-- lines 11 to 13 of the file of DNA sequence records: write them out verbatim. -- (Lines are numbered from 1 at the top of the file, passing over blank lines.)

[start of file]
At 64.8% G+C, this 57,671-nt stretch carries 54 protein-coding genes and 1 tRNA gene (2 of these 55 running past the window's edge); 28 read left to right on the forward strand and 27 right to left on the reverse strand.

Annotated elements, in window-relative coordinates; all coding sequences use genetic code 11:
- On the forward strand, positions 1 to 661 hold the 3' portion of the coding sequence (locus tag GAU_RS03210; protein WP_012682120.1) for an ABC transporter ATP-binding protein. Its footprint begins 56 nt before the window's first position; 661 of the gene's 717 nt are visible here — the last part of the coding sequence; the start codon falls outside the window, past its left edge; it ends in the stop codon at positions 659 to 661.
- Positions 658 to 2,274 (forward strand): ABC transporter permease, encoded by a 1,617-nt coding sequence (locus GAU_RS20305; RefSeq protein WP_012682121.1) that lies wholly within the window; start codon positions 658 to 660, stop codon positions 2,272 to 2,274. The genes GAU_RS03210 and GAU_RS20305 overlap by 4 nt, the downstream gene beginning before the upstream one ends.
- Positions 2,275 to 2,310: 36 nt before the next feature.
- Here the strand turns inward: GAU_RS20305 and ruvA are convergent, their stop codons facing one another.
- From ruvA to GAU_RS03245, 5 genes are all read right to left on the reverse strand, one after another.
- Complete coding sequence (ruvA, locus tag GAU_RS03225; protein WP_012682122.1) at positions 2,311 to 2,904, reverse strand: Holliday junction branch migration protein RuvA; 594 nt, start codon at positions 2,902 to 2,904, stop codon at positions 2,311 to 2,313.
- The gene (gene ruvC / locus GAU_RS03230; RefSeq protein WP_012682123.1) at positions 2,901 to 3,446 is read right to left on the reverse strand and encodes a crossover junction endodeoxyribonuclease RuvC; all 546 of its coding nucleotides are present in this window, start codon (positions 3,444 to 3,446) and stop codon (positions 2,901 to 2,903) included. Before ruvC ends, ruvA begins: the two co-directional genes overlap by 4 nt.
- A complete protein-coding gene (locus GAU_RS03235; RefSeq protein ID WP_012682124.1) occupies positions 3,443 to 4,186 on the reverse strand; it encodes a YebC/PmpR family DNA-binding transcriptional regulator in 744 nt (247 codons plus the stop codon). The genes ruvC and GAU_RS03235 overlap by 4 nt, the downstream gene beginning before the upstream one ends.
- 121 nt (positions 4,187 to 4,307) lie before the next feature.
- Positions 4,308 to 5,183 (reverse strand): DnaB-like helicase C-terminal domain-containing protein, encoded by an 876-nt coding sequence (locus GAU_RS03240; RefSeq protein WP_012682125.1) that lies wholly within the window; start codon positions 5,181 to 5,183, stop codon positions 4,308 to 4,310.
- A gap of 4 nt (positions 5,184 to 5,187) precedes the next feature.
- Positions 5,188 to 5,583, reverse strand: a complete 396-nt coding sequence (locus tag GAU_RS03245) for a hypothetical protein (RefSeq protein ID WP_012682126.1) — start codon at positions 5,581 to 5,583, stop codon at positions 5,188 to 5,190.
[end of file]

- 121 nt (positions 4,187 to 4,307) lie before the next feature.
- Positions 4,308 to 5,183 (reverse strand): DnaB-like helicase C-terminal domain-containing protein, encoded by an 876-nt coding sequence (locus GAU_RS03240; RefSeq protein WP_012682125.1) that lies wholly within the window; start codon positions 5,181 to 5,183, stop codon positions 4,308 to 4,310.
- A gap of 4 nt (positions 5,184 to 5,187) precedes the next feature.